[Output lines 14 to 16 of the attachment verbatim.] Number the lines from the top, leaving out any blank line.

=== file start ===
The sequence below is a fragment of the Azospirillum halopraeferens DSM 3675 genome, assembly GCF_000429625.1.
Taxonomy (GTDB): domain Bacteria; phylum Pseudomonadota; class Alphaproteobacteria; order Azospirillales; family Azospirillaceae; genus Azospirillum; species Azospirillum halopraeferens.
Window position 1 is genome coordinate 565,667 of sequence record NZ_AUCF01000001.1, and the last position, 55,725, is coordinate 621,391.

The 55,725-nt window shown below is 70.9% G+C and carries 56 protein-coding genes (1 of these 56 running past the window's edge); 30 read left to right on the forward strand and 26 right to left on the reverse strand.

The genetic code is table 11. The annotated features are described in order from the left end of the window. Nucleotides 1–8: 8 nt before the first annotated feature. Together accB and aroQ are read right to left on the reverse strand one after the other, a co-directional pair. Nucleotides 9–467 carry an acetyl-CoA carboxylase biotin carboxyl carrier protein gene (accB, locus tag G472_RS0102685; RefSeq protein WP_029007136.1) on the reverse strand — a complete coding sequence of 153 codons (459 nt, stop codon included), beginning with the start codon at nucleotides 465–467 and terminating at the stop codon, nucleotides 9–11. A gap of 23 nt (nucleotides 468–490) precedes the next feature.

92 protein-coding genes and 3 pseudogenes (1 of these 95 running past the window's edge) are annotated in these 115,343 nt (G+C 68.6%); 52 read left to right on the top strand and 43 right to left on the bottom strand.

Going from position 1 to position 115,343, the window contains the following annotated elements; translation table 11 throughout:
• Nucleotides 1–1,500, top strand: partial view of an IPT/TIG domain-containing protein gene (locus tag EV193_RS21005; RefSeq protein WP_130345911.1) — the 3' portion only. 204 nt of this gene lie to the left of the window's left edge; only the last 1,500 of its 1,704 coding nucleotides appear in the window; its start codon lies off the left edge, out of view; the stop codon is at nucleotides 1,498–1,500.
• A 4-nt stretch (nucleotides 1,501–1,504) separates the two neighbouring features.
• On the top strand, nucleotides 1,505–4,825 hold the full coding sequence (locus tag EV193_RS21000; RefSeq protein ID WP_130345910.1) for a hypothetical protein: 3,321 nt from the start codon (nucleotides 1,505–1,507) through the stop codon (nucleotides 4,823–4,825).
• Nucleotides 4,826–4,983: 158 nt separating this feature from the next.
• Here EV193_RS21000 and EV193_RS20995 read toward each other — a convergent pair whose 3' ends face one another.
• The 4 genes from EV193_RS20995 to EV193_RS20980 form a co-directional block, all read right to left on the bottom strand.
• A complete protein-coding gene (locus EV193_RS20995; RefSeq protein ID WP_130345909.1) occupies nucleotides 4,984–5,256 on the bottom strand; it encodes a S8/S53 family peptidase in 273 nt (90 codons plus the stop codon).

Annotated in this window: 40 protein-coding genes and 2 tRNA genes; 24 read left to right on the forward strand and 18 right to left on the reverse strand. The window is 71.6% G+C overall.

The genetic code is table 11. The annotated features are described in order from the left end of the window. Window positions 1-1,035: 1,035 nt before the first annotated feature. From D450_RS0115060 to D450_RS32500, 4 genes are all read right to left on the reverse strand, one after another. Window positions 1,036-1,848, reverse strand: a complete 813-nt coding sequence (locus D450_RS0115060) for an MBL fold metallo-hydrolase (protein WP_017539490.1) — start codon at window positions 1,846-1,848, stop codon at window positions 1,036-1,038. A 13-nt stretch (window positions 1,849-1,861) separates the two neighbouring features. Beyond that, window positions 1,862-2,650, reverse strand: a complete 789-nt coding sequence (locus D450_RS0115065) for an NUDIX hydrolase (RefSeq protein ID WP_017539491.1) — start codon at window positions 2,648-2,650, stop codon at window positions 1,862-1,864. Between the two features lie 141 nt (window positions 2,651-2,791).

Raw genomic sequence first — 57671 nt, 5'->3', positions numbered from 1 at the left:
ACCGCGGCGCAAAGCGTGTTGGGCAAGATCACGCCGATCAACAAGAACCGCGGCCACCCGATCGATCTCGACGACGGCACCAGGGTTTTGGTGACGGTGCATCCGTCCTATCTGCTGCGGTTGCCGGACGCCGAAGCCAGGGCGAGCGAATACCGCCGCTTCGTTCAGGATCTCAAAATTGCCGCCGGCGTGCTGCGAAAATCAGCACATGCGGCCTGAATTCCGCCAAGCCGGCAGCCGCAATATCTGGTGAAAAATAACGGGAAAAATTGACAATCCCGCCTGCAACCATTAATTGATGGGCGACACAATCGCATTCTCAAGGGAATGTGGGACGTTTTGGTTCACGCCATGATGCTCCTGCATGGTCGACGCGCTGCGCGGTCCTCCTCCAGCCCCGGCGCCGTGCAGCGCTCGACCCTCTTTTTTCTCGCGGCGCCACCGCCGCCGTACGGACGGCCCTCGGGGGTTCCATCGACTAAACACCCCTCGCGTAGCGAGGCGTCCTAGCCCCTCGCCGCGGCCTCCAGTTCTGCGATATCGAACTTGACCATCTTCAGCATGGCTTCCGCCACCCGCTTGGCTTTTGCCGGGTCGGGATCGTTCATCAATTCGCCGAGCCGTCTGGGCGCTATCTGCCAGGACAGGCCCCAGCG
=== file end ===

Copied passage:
• A complete protein-coding gene (locus EV193_RS20995; RefSeq protein ID WP_130345909.1) occupies nucleotides 4,984–5,256 on the bottom strand; it encodes a S8/S53 family peptidase in 273 nt (90 codons plus the stop codon).

Annotated in this window: 40 protein-coding genes and 2 tRNA genes; 24 read left to right on the forward strand and 18 right to left on the reverse strand. The window is 71.6% G+C overall.

The genetic code is table 11. The annotated features are described in order from the left end of the window. Window positions 1-1,035: 1,035 nt before the first annotated feature. From D450_RS0115060 to D450_RS32500, 4 genes are all read right to left on the reverse strand, one after another. Window positions 1,036-1,848, reverse strand: a complete 813-nt coding sequence (locus D450_RS0115060) for an MBL fold metallo-hydrolase (protein WP_017539490.1) — start codon at window positions 1,846-1,848, stop codon at window positions 1,036-1,038. A 13-nt stretch (window positions 1,849-1,861) separates the two neighbouring features. Beyond that, window positions 1,862-2,650, reverse strand: a complete 789-nt coding sequence (locus D450_RS0115065) for an NUDIX hydrolase (RefSeq protein ID WP_017539491.1) — start codon at window positions 2,648-2,650, stop codon at window positions 1,862-1,864. Between the two features lie 141 nt (window positions 2,651-2,791).